Hillary Clinton has been awarded this year’s Chatham House Prize in recognition of her significant and impressive contribution to international diplomacy as US Secretary of State and her work on behalf of gender equality and opportunities for women and girls.
During her tenure at the State Department, Hillary Clinton decisively drove a new era in US diplomatic engagement. She was instrumental in re-orientating the strategic focus of the United States towards the Asia-Pacific region. She was successful both in multilateral diplomacy − helping to develop new international frameworks, such as the Global Counterterrorism Forum and the Climate and Clean Air Coalition – and in bilateral negotiations, brokering an agreement between Turkey and Armenia to reopen their border and negotiating a ceasefire between Hamas and Israel.
Her creation and implementation of the Quadrennial Diplomacy and Development Review (QDDR) made a bold comment on the importance of comprehensive diplomacy and 'civilian power'. Her understanding and use of public diplomacy demonstrated that values and ideas must be promoted through two-way dialogue, especially in the age of social media.
Secretary Clinton was equally able to tackle acute challenges in international affairs and to call on the necessary skills and tools when needed. Working in partnership with key allies in both the UN and NATO to protect civilians in Libya in 2011 was a prime example.
Secretary Clinton used her personal standing and visibility as a campaigner on the global stage to support educational and economic opportunities for women and girls. She incorporated more women into peace-building initiatives at the UN, and at the State Department she created the position of ambassador-at-large for global women's issues.
She led a global campaign for efficient, modern cooking stoves, helping to reduce the 1.9 million premature deaths per year from smoke inhalation on open cooking fires, predominantly among women in developing countries. Her work to integrate women’s rights with broader development goals backed up her long-held belief that 'it is no longer acceptable to discuss women's rights as separate from human rights'.
Full coverage of Hillary Clinton's visit to Chatham House and the Chatham House Prize 2013 award ceremony.
'I warmly congratulate Hillary Clinton on being awarded this year’s Chatham House Prize for her accomplishments as Secretary of State, which build on a long and impressive commitment to working in the service of the public. Members of The Royal Institute of International Affairs have again chosen a worthy winner of this award.'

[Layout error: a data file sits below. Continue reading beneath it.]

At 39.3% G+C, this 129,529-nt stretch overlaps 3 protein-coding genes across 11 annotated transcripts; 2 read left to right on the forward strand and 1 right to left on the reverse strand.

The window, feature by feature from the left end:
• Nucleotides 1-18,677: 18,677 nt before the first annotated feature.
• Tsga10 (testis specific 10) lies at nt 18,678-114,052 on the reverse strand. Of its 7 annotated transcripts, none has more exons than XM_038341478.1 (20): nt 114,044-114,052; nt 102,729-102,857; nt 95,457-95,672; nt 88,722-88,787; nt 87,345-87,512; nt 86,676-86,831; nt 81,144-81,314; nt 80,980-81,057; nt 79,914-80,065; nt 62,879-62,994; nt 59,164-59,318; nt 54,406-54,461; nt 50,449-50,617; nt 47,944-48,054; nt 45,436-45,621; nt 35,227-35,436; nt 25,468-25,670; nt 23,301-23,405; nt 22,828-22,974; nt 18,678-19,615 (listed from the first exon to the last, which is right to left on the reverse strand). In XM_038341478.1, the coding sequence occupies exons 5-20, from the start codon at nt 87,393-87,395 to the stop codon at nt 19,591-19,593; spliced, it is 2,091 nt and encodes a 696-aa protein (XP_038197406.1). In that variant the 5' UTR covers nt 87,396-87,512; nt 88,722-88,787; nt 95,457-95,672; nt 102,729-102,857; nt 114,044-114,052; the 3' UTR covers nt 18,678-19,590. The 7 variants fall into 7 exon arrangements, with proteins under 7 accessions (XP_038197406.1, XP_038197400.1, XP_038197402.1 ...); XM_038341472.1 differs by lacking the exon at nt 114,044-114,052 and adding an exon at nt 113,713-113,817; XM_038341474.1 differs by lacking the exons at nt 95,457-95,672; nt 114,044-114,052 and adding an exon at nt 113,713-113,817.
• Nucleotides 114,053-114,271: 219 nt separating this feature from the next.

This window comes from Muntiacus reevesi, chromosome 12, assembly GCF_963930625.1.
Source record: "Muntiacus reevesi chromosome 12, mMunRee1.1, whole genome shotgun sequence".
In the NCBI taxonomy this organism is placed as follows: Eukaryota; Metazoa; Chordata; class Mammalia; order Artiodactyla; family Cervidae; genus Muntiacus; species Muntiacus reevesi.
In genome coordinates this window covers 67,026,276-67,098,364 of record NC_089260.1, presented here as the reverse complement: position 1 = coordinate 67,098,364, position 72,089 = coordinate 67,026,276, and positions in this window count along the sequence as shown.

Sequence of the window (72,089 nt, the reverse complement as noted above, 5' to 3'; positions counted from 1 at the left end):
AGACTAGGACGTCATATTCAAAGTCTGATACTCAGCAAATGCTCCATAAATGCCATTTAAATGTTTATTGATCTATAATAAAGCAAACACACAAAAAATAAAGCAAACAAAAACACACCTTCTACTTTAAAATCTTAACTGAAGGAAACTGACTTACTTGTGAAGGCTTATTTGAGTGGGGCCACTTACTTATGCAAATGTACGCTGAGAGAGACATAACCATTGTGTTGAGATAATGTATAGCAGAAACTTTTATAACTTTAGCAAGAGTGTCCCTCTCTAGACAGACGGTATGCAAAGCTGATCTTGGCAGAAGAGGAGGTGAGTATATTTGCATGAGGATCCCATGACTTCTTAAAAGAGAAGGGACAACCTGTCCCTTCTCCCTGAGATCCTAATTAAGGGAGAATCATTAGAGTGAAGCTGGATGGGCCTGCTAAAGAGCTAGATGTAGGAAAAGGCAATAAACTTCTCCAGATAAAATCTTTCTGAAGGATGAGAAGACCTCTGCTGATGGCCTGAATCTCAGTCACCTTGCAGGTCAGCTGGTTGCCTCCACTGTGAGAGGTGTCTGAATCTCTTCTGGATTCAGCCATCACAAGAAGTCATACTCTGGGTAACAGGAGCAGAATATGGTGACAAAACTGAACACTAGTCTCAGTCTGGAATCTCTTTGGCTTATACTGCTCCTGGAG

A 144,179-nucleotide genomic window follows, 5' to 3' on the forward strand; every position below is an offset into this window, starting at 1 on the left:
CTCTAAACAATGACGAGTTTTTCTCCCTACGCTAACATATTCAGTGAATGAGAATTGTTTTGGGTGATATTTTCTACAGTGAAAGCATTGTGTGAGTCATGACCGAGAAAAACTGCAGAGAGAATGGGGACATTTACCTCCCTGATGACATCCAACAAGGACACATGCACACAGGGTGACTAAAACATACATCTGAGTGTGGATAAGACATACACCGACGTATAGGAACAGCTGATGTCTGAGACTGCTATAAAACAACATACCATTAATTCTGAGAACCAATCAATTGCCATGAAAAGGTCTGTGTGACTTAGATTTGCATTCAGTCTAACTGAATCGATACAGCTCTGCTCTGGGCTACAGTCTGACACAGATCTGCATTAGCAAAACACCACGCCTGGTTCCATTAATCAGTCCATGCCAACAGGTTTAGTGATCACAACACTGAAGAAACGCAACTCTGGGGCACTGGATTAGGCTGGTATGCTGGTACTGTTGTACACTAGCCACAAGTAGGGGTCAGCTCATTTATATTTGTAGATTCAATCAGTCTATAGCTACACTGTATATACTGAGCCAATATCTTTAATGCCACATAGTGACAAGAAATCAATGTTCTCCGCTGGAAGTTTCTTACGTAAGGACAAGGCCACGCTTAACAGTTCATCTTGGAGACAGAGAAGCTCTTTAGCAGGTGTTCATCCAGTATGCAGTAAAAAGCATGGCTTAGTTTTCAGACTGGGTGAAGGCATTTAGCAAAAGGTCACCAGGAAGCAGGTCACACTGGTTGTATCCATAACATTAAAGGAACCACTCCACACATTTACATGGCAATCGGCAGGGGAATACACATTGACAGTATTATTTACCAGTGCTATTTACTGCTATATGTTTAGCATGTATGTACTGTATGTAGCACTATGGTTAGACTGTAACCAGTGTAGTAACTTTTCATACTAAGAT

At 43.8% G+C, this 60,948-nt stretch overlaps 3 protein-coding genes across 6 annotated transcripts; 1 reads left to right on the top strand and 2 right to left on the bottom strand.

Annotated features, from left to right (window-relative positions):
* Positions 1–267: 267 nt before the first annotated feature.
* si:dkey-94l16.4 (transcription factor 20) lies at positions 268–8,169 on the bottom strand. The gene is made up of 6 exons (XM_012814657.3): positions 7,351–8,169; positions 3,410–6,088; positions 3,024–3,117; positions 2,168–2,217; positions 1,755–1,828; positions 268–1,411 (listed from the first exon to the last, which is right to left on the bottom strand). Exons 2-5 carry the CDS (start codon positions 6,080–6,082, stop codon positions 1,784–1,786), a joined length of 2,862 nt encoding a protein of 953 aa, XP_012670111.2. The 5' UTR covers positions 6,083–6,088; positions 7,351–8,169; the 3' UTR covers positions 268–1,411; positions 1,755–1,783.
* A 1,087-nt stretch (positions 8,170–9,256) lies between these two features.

'As Secretary of State Hillary Clinton brought renewed energy to US diplomacy at a critical moment in international affairs, deepening key bilateral relations and strengthening US regional alliances. Her determination to reinforce the linkages between the goals of US diplomacy and development delivered significant achievements, especially in fostering new opportunities for girls and women across the world. I am delighted that our members have chosen her as the winner of this year's Chatham House Prize.'
The annual Chatham House Prize is awarded to the statesperson who is deemed by Chatham House members to have made the most significant contribution to the improvement of international relations in the previous year.
The selection process draws on the expertise of Chatham House's research teams and three presidents, who nominate candidates. Our members are then invited to vote for the winner in a ballot.
The winner is presented with a crystal award and a scroll signed by our patron, Her Majesty The Queen. The award is presented at a ceremony and dinner at a central London venue with keynote speeches by leading figures in international affairs. The recipient of the prize will also often address a members event at Chatham House on or around the day of the award.
The Chatham House Prize was conceived in 2004, under the directorship of Professor Victor Bulmer-Thomas. The concept and crucial early support came from Raj Loomba, founder of the Loomba Trust and a Chatham House council member. Together they supervised the first award in 2005, presented to Victor Yushchenko, and set the template that has ensured its ongoing success.